Aggregated Fail States

The concept of a program failure, in the mind of a software developer, usually takes the form of a boolean or an exception. It’s either true or false, fail or no-fail.

But sometimes you come across more subtle error states – and this is especially true with web-based applications or applications that consume external services. Temporary errors, due to connectivity issues, pop up from time to time, and handling those correctly means the program has to have some sense of whether the error is temporary, localized, important-enough-to-abort, and handle multiple errors at the same time.

Collecting data from Facebook API’s, for instance, can result in most calls succeeding, but one or two failing. Maybe Facebook deprecated a particular metric. Maybe there’s packet loss on the way. Maybe there’s a slight temporary error… and sometimes there are just hard failures (like authorization failures where access tokens have expired).

I am moving to something I call a ResultState. It’s a simple class that looks something like this:

    public class ResultState
        public bool Success { get; set; }
        public bool Finished { get; set; }
        public int TryCount { get; set; }
        public List<LogEntry> Messages { get; } = new List<LogEntry>();

        public bool Retry(int maxAttempts)
            Finished = TryCount++ >= maxAttempts;
            Success = false;
            return !Finished;

        public void Set(bool successful, LogEntry message = null)
            Finished = true;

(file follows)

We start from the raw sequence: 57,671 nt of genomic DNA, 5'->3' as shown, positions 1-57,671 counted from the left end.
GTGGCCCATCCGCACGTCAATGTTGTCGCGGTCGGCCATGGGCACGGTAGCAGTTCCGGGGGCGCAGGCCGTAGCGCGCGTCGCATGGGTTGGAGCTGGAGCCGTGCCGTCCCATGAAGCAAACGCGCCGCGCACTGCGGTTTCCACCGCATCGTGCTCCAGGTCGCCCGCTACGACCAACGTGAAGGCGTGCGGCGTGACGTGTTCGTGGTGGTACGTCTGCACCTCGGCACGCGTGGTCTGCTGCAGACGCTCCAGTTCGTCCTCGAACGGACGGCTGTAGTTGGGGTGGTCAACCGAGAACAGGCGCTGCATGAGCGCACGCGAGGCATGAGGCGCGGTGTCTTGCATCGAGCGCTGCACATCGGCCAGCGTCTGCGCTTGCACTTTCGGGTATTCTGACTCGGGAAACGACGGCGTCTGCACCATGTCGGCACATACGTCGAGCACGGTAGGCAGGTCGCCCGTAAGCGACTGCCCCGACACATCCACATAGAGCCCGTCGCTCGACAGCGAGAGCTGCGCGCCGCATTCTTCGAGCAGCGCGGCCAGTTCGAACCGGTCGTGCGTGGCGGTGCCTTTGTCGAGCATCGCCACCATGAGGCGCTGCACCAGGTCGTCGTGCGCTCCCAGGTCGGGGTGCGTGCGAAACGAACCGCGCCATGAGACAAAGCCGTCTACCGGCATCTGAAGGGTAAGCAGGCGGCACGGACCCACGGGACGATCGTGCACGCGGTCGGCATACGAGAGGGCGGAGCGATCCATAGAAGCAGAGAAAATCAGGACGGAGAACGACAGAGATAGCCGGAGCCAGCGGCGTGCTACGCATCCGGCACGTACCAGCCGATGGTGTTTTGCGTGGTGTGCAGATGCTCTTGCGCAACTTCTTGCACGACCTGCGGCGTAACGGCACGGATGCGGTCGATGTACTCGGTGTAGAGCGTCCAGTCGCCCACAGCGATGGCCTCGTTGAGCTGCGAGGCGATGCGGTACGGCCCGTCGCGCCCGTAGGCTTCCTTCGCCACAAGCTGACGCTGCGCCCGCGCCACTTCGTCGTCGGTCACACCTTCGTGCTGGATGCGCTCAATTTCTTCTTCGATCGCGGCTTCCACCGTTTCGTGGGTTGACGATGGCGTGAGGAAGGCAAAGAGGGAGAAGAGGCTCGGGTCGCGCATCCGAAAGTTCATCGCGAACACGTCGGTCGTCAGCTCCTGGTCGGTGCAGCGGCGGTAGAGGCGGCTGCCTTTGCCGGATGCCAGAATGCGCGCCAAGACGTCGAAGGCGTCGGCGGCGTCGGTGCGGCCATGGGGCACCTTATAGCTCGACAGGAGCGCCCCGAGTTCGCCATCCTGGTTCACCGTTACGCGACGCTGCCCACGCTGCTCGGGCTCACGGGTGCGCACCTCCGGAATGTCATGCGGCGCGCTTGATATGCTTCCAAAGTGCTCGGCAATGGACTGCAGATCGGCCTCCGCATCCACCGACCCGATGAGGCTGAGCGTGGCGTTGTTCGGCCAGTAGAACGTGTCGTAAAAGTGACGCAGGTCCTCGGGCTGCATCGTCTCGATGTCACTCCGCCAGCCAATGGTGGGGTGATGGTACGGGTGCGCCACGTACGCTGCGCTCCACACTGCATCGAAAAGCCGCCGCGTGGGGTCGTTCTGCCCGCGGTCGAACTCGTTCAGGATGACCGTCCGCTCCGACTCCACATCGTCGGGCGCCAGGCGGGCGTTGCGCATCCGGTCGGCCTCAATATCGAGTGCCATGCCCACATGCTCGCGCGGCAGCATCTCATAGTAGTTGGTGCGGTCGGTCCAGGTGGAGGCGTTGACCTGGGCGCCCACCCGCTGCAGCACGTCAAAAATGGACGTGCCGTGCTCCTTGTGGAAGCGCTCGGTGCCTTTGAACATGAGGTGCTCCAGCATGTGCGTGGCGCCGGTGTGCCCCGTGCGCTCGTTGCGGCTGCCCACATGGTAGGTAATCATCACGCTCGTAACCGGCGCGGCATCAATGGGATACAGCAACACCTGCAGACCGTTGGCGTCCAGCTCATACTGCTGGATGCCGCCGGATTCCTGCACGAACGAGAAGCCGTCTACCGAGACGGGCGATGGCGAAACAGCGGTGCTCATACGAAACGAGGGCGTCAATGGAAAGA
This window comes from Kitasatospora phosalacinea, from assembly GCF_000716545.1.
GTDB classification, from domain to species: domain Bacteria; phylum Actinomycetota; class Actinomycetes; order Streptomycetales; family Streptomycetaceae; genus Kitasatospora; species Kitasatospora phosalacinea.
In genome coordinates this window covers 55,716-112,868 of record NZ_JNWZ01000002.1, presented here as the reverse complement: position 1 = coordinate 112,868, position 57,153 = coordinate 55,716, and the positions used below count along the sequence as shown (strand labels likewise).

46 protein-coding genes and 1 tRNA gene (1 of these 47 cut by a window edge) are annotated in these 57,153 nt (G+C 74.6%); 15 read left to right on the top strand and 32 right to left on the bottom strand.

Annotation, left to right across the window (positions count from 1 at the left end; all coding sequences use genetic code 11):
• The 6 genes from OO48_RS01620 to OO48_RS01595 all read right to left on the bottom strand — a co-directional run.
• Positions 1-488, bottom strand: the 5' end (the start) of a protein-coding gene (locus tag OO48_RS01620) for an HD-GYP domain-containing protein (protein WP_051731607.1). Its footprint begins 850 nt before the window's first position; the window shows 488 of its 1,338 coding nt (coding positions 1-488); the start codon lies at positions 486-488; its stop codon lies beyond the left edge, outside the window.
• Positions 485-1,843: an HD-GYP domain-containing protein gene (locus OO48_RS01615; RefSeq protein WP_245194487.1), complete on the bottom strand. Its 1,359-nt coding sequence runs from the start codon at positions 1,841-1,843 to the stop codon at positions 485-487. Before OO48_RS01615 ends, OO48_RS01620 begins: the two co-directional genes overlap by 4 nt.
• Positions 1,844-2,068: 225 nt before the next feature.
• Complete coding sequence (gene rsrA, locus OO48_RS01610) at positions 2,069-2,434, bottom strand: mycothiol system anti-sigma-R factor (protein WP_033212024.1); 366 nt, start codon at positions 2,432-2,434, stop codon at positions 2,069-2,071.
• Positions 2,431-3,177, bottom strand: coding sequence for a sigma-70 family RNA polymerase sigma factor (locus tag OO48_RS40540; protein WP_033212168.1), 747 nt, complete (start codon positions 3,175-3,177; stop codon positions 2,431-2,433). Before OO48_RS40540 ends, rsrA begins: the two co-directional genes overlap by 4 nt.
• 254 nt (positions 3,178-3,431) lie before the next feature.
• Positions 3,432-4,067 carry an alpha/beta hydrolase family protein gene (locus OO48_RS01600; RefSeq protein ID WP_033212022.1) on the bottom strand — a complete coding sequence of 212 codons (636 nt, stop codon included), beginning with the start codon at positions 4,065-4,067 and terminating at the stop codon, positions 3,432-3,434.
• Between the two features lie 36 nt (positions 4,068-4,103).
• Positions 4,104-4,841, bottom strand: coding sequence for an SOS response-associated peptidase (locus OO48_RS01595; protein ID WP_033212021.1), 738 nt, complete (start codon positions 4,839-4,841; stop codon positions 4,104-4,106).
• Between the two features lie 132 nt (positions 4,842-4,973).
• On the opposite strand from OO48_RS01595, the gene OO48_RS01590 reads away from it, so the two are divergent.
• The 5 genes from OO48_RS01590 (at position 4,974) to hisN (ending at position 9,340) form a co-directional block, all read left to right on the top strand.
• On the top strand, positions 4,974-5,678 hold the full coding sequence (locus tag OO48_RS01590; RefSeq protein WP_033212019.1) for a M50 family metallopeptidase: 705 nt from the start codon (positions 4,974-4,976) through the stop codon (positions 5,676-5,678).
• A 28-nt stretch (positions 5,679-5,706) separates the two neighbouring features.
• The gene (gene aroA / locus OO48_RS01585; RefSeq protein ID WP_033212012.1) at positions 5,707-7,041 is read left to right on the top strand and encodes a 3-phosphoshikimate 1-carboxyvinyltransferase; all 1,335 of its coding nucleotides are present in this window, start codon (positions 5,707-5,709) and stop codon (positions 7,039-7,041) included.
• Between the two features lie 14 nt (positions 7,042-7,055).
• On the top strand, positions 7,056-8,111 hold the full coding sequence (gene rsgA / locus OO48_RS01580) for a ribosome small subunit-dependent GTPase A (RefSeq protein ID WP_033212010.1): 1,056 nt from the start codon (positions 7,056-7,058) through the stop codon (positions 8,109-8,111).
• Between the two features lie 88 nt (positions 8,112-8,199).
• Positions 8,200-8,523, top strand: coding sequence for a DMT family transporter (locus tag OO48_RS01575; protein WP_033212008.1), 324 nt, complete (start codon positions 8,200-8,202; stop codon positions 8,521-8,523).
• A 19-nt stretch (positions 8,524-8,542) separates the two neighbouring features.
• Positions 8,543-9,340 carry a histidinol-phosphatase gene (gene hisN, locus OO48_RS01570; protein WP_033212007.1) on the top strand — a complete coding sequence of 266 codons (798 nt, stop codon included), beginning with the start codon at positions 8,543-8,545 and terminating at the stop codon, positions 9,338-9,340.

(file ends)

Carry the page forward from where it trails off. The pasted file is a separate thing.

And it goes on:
Success = successful;
            if (LogEntry != null)

It’s a simple class I’m using in a Batch Call function – every request inside a batch request is capable of being successful, not successful, or unfinished (retrying). The Batch Processor will keep submitting the request to the external API until all calls are complete – whether they ended in a failure or not.

    // Run batch request
    do {
    } while (!batchItems.All(x => x.Finished));

    // Dump messages to application log
    Logger.Write(batchItems.SelectMany(x => x.Messages).ToList());

The important thing is to constantly be able to feed upper-level methods with a “state” – the LogEntry object carries a descriptive message along with a severity code that allows the main process to evaluate the severity of the situation and take appropriate action. Indeed, from the Batch request it receives a List that describes all the various states and errors that were returned. It runs a Distinct() on these to feed the end result to the user.

For headless operations (where a process runs activities in the background), there are several consumers of ResultStates that might be interesting:

  • Upper-level methods and diagnostic software that must act on the information.
  • System operators, responsible for monitoring and debugging the software.
  • End users that are interested in the result of the operation, and need to know when or why things are failing.

Nothing is worse than running an automated job and receiving no response whatsoever whether it failed or ran successfully. And nothing is more frustrating than to receive a simple “failed” status back without any indication as to why. Aggregated fail states that can bubble up messages from individual methods are necessary in communicating just what happens, and why. Ideally, a system operator should be able to investigate the failure by just looking at easily accessible web-based logs.

Windows CMD reference